Hair stories….For my daughters of colour…

mummy daughter loveA lot of black people are born with straight hair…or curly 3c and below hair.  As they get older, the texture of the hair changes…but whilst the hair is in that curly state, they get loads of compliments until one day the texture changes and becomes kinky, the compliments stop. They begin to notice all the pretty popular girls have straight flowing hair, or really curly hair, and though their hair is long if not longer, it doesn’t look it.  It drizzled on the way to school and their hair has shrunk.  Or mama doesn’t believe in blow outs and hot combs.

They get teased at school they get less ‘good’ attention…then one day they get their first hot comb…everyone is like “is that you?!  You should wear your hair like this more often!  You look cute; you have that good hair…” 

Sixteenth birthday you take a trip to the salon.   Sit through four hours of excruciating itching bordering on pain, and go through as many bottles of extra strength adult Revlon.  You break into a cold sweat; you claw away at the upholstery in the armrest of the leather black chair…apparently the claw marks weren’t there before you sat down.

You plead for them to wash it out…but it’s too late, they say, “If you stop now it’ll break, straight or virgin no in-between sweetheart.”

It’s over, you look in the mirror your hair is waist length you’re happy…the hairdresser asks “you’ve never had a trim?” you shake your head.  “Never mind, we’ll give you one now, it will make it grow nicely”  Your hair is now bra strap length…you think WTF and burst into tears.

The worst is over you’re happy now…you walk outside and a cool summers breeze causes your hair to move in the breeze.

You smile. 

Fast forward to today.  About to celebrate a friend’s 28th, you say “You’re hair is amazing! You look so hot! The natural look really suits you!
Your friend says, “Girl why don’t you go natural? You won’t regret it.”
You reply,”
Y-e-s… but what if it doesn’t suit me?”
She says, “
Give me a reason why it won’t suit you.”
You say, “My face is fatter than yours, I don’t like looking after this hair, what makes you think I will that hair? It’s a fact that naturals are seen as less attractive in most situations…and I’m dark-skinned to boot” 

You remember when you were younger,  for the first 16 years of your life, no one but you, your mum and the lady that congoed your hair thought it was beautiful.

You remember that for 16 years your inner beauty or worth was defined by the quality of your hair…the colour of your skin.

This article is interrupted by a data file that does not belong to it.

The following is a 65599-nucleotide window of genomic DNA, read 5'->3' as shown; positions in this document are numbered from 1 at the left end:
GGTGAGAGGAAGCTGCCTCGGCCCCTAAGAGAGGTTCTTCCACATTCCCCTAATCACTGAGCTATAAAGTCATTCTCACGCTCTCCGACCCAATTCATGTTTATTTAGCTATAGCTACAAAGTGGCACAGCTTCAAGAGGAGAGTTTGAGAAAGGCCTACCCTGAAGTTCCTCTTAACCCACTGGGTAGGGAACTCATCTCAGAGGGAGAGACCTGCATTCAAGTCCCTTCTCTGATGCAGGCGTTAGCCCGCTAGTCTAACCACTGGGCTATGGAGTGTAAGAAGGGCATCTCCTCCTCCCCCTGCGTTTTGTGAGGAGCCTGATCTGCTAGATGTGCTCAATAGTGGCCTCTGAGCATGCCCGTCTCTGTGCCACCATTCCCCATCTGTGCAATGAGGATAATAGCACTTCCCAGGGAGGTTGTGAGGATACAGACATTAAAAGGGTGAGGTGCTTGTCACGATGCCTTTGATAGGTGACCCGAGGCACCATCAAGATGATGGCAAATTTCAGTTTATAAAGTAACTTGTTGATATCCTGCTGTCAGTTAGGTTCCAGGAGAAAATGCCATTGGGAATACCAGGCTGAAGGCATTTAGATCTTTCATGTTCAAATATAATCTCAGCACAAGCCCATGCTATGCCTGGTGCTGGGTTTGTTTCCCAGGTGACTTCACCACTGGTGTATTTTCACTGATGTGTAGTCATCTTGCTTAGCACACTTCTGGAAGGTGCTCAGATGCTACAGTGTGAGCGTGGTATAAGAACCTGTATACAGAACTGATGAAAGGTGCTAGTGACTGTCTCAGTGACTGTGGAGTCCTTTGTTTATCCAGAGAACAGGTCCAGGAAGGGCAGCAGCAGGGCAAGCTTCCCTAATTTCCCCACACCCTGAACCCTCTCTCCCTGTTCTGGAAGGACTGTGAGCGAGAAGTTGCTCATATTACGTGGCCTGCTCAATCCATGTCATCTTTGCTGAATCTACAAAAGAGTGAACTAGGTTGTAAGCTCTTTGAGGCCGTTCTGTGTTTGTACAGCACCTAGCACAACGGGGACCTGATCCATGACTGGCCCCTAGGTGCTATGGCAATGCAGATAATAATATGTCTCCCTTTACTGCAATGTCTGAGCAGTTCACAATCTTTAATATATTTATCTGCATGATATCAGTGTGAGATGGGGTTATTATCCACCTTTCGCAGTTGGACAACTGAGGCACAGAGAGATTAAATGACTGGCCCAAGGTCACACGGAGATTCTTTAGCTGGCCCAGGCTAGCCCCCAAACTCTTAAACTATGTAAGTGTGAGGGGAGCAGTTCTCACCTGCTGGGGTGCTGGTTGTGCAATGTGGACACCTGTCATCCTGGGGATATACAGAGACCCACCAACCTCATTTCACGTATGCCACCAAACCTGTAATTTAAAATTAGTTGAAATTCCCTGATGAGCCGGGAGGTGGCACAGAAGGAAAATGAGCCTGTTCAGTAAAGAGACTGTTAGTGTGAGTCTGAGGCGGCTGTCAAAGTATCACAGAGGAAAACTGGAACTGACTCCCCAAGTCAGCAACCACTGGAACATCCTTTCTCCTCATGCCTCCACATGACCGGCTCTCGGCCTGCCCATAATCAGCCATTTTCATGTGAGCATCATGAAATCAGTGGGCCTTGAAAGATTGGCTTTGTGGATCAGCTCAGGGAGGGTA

You remember that as soon as your hair touched your shoulders like those Indians from across the way the boys suddenly wanted to walk you home…the teachers gave you Head Prefect and you were asked to represent in the Queen show.

Years later, when your hair refused to grow past neck length, it didn’t matter because with a bit of weave, you could have that waist length hair you feel you only ever dreamt of. It didn’t matter that you were dark-skinned, because, the length of your hair showed that you were of a good breed.

Your friends’ voice breaks in with “are you dumb?! How can you ask that question?! You were born with it…of course it will suit you!  I’m so sick and tired of you saying this shit what makes you think it won’t suit you?  What makes you feel straight hair will make life better for you?” 

I look at her and ask her if she remembers telling me to use the money for my birthday dress to perm my hair…I ask her if she remembers sitting and stroking my hair after my four hours of torture, telling me how silky and shiny it looked…how no one would recognise me, no one would believe that all this hair came out of my head. I tell her I don’t think natural hair will suit me…because you told me so.


2 thoughts on “Hair stories….For my daughters of colour…

  1. Deep! We all have friends like this…the problem is people are quick to assert ‘facts’ about others but slow to think about the effects their words can have. So many of us are hurt/troubled by comments that friends don’t even remember making! We must raise the next generation to think more and speak less.



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